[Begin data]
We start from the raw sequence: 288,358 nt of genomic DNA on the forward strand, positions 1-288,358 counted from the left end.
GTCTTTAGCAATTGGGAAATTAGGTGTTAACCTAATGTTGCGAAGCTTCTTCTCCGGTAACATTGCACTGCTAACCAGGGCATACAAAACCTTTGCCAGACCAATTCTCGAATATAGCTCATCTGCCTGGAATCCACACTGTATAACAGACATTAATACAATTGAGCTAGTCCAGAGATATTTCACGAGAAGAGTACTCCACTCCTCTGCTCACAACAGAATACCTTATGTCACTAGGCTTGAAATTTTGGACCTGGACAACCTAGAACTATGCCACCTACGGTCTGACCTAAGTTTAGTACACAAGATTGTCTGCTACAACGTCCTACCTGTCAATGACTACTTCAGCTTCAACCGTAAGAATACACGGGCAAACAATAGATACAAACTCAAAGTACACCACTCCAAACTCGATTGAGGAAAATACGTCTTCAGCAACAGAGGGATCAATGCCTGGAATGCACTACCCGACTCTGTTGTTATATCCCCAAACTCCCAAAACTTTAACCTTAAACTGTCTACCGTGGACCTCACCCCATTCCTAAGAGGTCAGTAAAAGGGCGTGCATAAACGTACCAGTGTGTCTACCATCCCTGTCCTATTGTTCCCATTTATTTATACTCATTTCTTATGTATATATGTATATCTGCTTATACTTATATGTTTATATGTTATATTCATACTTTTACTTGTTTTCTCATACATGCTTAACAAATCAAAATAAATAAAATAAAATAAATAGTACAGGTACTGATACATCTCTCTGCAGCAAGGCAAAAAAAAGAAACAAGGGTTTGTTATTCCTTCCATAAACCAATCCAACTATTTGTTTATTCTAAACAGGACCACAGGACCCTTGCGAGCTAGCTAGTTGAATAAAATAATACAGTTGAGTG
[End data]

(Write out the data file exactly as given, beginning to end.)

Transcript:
We start from the raw sequence: 288,358 nt of genomic DNA on the forward strand, positions 1-288,358 counted from the left end.
GTCTTTAGCAATTGGGAAATTAGGTGTTAACCTAATGTTGCGAAGCTTCTTCTCCGGTAACATTGCACTGCTAACCAGGGCATACAAAACCTTTGCCAGACCAATTCTCGAATATAGCTCATCTGCCTGGAATCCACACTGTATAACAGACATTAATACAATTGAGCTAGTCCAGAGATATTTCACGAGAAGAGTACTCCACTCCTCTGCTCACAACAGAATACCTTATGTCACTAGGCTTGAAATTTTGGACCTGGACAACCTAGAACTATGCCACCTACGGTCTGACCTAAGTTTAGTACACAAGATTGTCTGCTACAACGTCCTACCTGTCAATGACTACTTCAGCTTCAACCGTAAGAATACACGGGCAAACAATAGATACAAACTCAAAGTACACCACTCCAAACTCGATTGAGGAAAATACGTCTTCAGCAACAGAGGGATCAATGCCTGGAATGCACTACCCGACTCTGTTGTTATATCCCCAAACTCCCAAAACTTTAACCTTAAACTGTCTACCGTGGACCTCACCCCATTCCTAAGAGGTCAGTAAAAGGGCGTGCATAAACGTACCAGTGTGTCTACCATCCCTGTCCTATTGTTCCCATTTATTTATACTCATTTCTTATGTATATATGTATATCTGCTTATACTTATATGTTTATATGTTATATTCATACTTTTACTTGTTTTCTCATACATGCTTAACAAATCAAAATAAATAAAATAAAATAAATAGTACAGGTACTGATACATCTCTCTGCAGCAAGGCAAAAAAAAGAAACAAGGGTTTGTTATTCCTTCCATAAACCAATCCAACTATTTGTTTATTCTAAACAGGACCACAGGACCCTTGCGAGCTAGCTAGTTGAATAAAATAATACAGTTGAGTG